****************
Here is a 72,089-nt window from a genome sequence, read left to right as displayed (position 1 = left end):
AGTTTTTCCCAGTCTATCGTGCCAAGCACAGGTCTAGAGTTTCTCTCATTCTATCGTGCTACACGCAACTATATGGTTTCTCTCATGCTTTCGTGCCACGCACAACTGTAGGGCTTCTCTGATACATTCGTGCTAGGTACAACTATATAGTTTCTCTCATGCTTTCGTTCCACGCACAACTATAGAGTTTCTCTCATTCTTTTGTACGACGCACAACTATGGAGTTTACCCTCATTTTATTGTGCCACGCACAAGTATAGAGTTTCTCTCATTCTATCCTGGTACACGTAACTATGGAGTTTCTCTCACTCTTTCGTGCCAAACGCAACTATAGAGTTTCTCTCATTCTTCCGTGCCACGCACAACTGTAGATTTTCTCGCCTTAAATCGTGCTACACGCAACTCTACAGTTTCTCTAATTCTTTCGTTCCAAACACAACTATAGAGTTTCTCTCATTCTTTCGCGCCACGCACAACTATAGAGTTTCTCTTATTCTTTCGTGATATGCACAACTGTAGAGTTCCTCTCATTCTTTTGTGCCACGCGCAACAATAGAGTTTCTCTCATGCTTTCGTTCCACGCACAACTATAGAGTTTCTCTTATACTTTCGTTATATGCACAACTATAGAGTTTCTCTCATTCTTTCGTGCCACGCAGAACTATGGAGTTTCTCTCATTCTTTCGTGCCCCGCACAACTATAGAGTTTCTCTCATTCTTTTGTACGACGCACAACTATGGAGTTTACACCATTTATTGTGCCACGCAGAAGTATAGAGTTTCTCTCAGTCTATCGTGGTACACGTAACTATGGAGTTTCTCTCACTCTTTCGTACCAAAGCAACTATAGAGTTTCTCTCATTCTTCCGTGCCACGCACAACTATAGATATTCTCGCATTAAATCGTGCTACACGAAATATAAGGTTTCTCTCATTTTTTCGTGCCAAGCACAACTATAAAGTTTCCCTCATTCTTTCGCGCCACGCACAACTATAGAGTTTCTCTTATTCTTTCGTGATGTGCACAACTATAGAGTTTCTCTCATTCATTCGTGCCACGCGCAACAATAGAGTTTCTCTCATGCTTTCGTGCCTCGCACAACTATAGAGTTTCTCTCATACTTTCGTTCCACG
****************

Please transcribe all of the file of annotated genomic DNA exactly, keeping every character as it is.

Here is a 72,089-nt window from a genome sequence, read left to right as displayed (position 1 = left end):
AGTTTTTCCCAGTCTATCGTGCCAAGCACAGGTCTAGAGTTTCTCTCATTCTATCGTGCTACACGCAACTATATGGTTTCTCTCATGCTTTCGTGCCACGCACAACTGTAGGGCTTCTCTGATACATTCGTGCTAGGTACAACTATATAGTTTCTCTCATGCTTTCGTTCCACGCACAACTATAGAGTTTCTCTCATTCTTTTGTACGACGCACAACTATGGAGTTTACCCTCATTTTATTGTGCCACGCACAAGTATAGAGTTTCTCTCATTCTATCCTGGTACACGTAACTATGGAGTTTCTCTCACTCTTTCGTGCCAAACGCAACTATAGAGTTTCTCTCATTCTTCCGTGCCACGCACAACTGTAGATTTTCTCGCCTTAAATCGTGCTACACGCAACTCTACAGTTTCTCTAATTCTTTCGTTCCAAACACAACTATAGAGTTTCTCTCATTCTTTCGCGCCACGCACAACTATAGAGTTTCTCTTATTCTTTCGTGATATGCACAACTGTAGAGTTCCTCTCATTCTTTTGTGCCACGCGCAACAATAGAGTTTCTCTCATGCTTTCGTTCCACGCACAACTATAGAGTTTCTCTTATACTTTCGTTATATGCACAACTATAGAGTTTCTCTCATTCTTTCGTGCCACGCAGAACTATGGAGTTTCTCTCATTCTTTCGTGCCCCGCACAACTATAGAGTTTCTCTCATTCTTTTGTACGACGCACAACTATGGAGTTTACACCATTTATTGTGCCACGCAGAAGTATAGAGTTTCTCTCAGTCTATCGTGGTACACGTAACTATGGAGTTTCTCTCACTCTTTCGTACCAAAGCAACTATAGAGTTTCTCTCATTCTTCCGTGCCACGCACAACTATAGATATTCTCGCATTAAATCGTGCTACACGAAATATAAGGTTTCTCTCATTTTTTCGTGCCAAGCACAACTATAAAGTTTCCCTCATTCTTTCGCGCCACGCACAACTATAGAGTTTCTCTTATTCTTTCGTGATGTGCACAACTATAGAGTTTCTCTCATTCATTCGTGCCACGCGCAACAATAGAGTTTCTCTCATGCTTTCGTGCCTCGCACAACTATAGAGTTTCTCTCATACTTTCGTTCCACG